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How to appeal a SSD denial in Texas

On Behalf of | Aug 4, 2023 | Social Security Disability

If your Texas claim for Social Security Disability (SSD) was denied, you can appeal the decision and possibly get the Social Security Administration (SSA) to approve the claim. The SSA has provided step-by-step instructions for each stage of the appeals process.

Request reconsideration

When you file a Social Security disability claim, your local Disability Determination Services (DDS) office reviews the claim. If the DDS office rejects your claim, you can file for reconsideration with the SSA.

An online reconsideration form is available. However, you can also print SSA forms SSA-561, SSA-3441 and SSA-827 and mail them to your local SSA office. You can expect to wait between four and five months for a response to your original SSD denial. Move ahead to the next step if you get another denial.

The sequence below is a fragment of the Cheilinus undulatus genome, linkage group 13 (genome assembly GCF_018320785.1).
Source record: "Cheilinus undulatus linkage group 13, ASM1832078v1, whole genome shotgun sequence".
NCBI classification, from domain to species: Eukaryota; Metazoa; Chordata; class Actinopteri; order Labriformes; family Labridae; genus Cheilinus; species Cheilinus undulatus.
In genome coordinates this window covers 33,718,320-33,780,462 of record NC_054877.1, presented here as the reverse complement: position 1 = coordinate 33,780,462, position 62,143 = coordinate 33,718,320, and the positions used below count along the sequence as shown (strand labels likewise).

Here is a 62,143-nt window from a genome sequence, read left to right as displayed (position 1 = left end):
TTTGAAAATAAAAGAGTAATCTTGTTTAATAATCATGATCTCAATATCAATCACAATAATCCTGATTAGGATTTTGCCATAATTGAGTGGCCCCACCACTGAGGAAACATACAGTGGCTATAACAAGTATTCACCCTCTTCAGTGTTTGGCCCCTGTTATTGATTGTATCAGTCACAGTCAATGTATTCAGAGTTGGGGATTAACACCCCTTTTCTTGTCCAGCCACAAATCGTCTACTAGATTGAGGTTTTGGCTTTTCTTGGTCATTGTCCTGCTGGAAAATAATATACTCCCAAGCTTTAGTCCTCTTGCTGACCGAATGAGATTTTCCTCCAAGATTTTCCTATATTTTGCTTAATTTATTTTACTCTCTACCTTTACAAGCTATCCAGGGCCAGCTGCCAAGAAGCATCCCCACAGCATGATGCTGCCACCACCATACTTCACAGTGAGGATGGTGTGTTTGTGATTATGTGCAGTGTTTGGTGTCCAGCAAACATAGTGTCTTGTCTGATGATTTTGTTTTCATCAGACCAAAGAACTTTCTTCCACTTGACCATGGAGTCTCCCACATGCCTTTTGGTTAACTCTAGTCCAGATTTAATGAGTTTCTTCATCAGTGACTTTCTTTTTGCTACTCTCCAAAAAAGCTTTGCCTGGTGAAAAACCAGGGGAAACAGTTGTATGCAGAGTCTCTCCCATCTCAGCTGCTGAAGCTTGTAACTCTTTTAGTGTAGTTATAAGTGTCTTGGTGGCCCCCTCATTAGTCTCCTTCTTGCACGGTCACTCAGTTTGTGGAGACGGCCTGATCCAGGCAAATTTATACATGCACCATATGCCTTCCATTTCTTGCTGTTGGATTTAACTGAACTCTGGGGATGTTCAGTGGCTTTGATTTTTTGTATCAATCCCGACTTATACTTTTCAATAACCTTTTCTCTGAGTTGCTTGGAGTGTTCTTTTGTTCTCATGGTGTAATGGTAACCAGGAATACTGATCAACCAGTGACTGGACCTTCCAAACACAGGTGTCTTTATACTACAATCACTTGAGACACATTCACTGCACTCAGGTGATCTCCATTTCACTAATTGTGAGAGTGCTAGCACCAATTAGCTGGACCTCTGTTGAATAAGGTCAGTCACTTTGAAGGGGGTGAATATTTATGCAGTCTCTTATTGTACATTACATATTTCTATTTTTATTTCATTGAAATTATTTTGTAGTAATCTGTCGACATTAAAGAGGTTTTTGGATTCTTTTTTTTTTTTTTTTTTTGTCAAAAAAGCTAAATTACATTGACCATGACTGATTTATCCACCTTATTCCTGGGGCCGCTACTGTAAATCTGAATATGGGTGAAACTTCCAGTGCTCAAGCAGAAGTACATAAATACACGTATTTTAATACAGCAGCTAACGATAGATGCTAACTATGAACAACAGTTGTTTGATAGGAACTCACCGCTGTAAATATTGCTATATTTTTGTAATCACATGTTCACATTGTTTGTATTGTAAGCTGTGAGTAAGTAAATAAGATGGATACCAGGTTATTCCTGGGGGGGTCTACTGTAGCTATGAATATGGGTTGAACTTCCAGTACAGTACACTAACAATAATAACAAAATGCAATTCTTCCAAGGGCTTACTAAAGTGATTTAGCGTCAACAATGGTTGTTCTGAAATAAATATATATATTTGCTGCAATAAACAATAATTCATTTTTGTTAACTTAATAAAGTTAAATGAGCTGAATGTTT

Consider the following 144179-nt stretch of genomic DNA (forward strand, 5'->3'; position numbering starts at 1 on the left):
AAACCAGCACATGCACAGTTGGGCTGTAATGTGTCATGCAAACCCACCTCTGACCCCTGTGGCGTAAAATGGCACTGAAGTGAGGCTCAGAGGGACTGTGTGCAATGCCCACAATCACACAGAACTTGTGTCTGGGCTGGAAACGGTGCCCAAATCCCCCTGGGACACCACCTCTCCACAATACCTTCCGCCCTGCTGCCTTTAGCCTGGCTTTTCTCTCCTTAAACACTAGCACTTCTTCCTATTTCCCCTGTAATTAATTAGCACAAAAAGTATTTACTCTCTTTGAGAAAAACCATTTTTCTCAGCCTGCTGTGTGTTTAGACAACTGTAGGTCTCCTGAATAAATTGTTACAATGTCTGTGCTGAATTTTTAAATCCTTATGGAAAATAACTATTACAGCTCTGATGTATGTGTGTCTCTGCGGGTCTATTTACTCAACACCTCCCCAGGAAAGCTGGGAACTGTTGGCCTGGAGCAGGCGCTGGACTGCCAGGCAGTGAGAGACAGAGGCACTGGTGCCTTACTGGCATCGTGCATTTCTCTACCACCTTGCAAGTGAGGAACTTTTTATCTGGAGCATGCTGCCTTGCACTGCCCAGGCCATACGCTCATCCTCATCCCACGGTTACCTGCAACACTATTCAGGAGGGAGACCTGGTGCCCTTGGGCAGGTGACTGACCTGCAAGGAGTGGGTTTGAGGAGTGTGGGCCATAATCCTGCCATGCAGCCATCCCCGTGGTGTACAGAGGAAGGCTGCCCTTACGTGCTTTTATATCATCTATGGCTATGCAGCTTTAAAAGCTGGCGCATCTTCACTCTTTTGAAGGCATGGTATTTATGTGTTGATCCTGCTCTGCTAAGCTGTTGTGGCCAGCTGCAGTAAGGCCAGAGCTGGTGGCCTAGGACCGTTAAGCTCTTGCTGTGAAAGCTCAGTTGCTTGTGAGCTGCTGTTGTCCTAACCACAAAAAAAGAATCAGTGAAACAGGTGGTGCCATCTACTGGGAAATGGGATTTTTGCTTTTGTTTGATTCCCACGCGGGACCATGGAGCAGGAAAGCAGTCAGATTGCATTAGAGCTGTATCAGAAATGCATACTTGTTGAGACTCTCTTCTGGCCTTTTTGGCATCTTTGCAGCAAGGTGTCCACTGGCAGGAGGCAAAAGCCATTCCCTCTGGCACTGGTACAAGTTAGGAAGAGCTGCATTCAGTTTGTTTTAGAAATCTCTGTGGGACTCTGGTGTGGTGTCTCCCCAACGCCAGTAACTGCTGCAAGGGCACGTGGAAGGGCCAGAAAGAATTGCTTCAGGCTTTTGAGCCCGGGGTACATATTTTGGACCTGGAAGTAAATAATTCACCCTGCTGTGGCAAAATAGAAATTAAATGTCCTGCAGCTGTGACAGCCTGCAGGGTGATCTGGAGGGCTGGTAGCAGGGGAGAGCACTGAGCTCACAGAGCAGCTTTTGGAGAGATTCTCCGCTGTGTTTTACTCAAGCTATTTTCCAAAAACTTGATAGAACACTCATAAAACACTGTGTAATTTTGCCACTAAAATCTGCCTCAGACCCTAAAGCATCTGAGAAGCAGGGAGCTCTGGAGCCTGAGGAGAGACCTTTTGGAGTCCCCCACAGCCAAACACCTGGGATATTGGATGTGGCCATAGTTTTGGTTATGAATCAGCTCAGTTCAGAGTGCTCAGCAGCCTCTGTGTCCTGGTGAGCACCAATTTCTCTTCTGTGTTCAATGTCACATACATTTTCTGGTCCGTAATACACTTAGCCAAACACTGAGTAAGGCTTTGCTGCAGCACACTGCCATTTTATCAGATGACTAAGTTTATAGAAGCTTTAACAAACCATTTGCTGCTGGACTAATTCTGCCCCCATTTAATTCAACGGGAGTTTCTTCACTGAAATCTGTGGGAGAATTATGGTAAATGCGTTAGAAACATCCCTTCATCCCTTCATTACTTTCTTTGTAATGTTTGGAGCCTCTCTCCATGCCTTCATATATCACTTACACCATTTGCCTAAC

Request a hearing

An administrative law judge (ALJ) can review your case and approve or deny the claim. You can request the ALJ hearing online or complete and mail form HA-501. Your hearing location options include phone, in-person or online.

You can wait anywhere from eight to 24 months before receiving a hearing date. Once the hearing is complete, it will likely take several months before you receive a decision. If the ALJ doesn’t rule in your favor, you can reach out to the SSA appeals council.

Contact the appeals council

The SSA Appeals Council can review the decision of the ALJ. To contact the council, you can file an online request or complete and mail form HA-520 to the SSA.

The council can agree with the findings of the ALJ, or they can modify or completely reverse the ruling. It’s also possible that the council might order the ALJ to grant a new hearing and ruling. There’s one more SSD appeal option if this step doesn’t provide the desired results.

The federal court

Your last option is to file a suit in the U.S. District Court. If that court issues an unfavorable ruling, you can appeal the decision with the U.S. Circuit Court of Appeals. Any decision made by the U.S. Circuit Court of Appeals is final.